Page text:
Crowd-sourcing, crowd mapping, networked science….
…whatever you call it, the principle of the hub is that collaboration not only combines our collective intelligence, knowledge, imagination and energy, but amplifies it so the whole really is far greater than the sum of our parts.
A catalyst for problem solving
The island of Borneo is an enormous place, with millions of people and thousands of businesses, organisations, NGOs, research teams, community groups and journalists working to protect the unique cultures, habitats and species that exist here.
But how easy is it for those groups and individuals to discover each other? How many times has the wheel been reinvented as NGOs have the same great idea but have no way of finding each other and sharing their learning? How many scientists are put off visiting Kalimantan because they can’t find people to work with and research facilities to use?
What would it mean if remote communities could find each other, share information, and speak to business and government with one voice? How would we change our programs if we could see at a glance where the most vulnerable areas are in relation to protected areas, communities, concessions and bounderies?
The Borneo Hub is a simple idea that could have a huge impact across the island. It will act as a platform to showcase and map the various projects, expeditions, field centres, community action groups, and individuals working on the island. It’s a simple extension of ideas and technologies that are already out there and being used to great effect around the world.
What will it look like?
We imagine the main interface as mapped information, built up in layers that can be toggled on or off. Layers would include habitat type and land use information, concession boundaries and their various stages of development, known species ranges, logging roads, forest fires, watersheds, expedition locations, research centres, and so on. This is standard stuff, although not yet available in one place for the island of Borneo.
The really interesting part will be deeper than this initial map. We really want to bring as much data and information as posible under one roof, so if you are looking at the map and viewing information on clouded leopard research, you could not only see where research has been or is being undertaken, you should be able to click the icon to bring up all the information relating to that project, including links to publications, the authors funding bodies, and hopefully even the raw data, where the owners agree.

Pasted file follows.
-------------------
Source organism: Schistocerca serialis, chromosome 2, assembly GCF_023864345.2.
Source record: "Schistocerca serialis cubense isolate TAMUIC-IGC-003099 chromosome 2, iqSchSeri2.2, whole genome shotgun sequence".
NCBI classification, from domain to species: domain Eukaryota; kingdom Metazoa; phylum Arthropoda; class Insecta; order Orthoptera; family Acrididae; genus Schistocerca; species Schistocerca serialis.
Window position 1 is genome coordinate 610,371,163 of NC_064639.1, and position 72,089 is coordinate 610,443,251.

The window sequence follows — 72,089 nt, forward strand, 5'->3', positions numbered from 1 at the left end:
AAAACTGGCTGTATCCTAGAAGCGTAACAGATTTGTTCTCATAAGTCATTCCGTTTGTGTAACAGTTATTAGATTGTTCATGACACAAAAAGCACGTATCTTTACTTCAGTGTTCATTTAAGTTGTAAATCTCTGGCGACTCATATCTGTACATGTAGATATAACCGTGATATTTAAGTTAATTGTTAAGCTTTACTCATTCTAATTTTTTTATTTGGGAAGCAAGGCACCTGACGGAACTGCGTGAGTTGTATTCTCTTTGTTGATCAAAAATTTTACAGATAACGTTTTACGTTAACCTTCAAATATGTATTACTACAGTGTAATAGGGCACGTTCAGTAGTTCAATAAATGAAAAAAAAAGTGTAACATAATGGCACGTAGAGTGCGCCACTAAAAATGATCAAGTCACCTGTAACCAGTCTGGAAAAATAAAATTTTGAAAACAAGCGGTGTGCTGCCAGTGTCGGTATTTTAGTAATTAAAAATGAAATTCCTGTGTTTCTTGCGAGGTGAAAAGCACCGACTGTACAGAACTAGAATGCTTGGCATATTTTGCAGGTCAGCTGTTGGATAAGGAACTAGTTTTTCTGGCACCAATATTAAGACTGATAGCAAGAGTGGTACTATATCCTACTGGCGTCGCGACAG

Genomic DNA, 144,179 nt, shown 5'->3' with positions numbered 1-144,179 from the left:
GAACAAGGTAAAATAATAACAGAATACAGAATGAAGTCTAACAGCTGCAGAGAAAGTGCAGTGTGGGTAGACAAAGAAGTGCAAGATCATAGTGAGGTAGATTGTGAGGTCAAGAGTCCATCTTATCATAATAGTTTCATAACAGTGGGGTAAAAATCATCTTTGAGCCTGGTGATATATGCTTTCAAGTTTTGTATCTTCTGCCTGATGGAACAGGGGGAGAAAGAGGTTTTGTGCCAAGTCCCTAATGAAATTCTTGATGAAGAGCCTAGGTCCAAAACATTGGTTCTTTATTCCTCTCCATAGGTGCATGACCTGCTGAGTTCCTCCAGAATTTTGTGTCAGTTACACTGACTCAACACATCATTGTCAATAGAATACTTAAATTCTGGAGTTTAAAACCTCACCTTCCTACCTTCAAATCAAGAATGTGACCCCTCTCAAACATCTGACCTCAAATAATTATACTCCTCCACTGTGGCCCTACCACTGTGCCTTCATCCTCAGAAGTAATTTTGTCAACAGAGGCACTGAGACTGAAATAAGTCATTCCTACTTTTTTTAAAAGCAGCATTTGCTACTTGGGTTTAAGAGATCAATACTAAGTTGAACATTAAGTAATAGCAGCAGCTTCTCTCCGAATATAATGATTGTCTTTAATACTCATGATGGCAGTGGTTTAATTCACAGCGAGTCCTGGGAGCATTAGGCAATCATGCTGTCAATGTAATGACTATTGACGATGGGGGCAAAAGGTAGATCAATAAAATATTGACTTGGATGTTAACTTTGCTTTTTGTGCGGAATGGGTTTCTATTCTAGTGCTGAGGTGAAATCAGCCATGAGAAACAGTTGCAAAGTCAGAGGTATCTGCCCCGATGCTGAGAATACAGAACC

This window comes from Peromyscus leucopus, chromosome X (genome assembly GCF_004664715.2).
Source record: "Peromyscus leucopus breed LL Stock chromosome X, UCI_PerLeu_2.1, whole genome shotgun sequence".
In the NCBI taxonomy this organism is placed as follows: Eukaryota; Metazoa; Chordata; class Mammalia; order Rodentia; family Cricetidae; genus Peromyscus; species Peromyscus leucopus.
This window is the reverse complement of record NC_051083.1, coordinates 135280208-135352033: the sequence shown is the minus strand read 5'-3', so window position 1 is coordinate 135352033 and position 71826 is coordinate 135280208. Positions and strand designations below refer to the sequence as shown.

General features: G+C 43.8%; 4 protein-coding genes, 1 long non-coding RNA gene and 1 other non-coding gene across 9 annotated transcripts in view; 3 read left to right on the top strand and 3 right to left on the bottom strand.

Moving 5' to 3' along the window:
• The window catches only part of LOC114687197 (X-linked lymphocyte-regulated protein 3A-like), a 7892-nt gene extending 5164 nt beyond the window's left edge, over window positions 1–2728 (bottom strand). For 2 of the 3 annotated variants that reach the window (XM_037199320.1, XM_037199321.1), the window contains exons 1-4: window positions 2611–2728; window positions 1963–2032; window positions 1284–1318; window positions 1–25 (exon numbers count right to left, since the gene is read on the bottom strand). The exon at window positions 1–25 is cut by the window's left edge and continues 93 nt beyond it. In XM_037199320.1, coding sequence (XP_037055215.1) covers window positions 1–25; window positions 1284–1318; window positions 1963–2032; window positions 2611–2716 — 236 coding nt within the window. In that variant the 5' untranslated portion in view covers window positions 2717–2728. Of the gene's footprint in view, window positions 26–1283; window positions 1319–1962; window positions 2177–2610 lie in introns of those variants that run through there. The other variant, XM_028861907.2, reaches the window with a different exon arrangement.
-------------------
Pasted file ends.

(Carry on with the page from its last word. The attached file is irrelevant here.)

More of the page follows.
Clicking on the author’s name would take you even deeper, to a profile page listing their interests, research and publications, blog posts, discussions, pictures and videos because yes, this is a collaborative venture. These profile pages and company/charity pages will allow the formation of groups and sub-groups around areas of specific interests, increasing collaboration and inspiration.
Google Fusion Tables Beta v.1 – Research Stations in Borneo
(click the red dots to see more information)
Why do we need it?
So much work is duplicated, so many failures repeated, so much learning never shared. We owe it to donors and to our beneficiaries to do better, and this is how we do it.
But beyond avoiding the worst of our duplications, we can make the good things we do even better. Those videos could be picked up and used by dozens more NGOs, researchers could draw on generations of experience to focus on areas and topics that really need to be studied and use trial pioneering techniques that were dreamt up in the forums. We can make our findings, pictures, and reports available to a much wider audience in a really engaging way, and we can empower the advocates, campaigners, journalists, indigenous communities, protest groups and politicians who are translating all of this work into political and systemic change.
What happens next?
We are compiling data on a few simple topics to begin with ( such as research stations in Borneo) in order to demonstrate how this might work. We’re trialling Google Fusion Tables as the tool to crowd source and then visualise the information. Embedded here is a Google Map of the data we have on research stations so far. It should be absolutely up to date, so that if changes are made to the data by a user, the map is updated the next time you visit or refresh the page.
Once we’ve trialled this workflow enough, and found a little bit of funding to support someone to progress it, we’ll open up a few more data tables in order to trial a wider crowd-sourced effort. Fusion Tables are great in that they allow you to filter the data that goes into the output (such as the map of research stations here), and if made public anyone can filter and visually export the data they are interested in. But we want to have that filtration and layering of data happening easily, visually, and intuitively at the ‘front-end’, so the next stage will be to combine the data tables we have into one awesome database that sits on it’s own platform somewhere, and that is so fast and easy to use that anyone can use it.
So if you are interested in getting involved at this early stage, please join our Linked In Group here and help us turn this transformational idea into reality, or email us at firstname.lastname@example.org to register interest or find out more.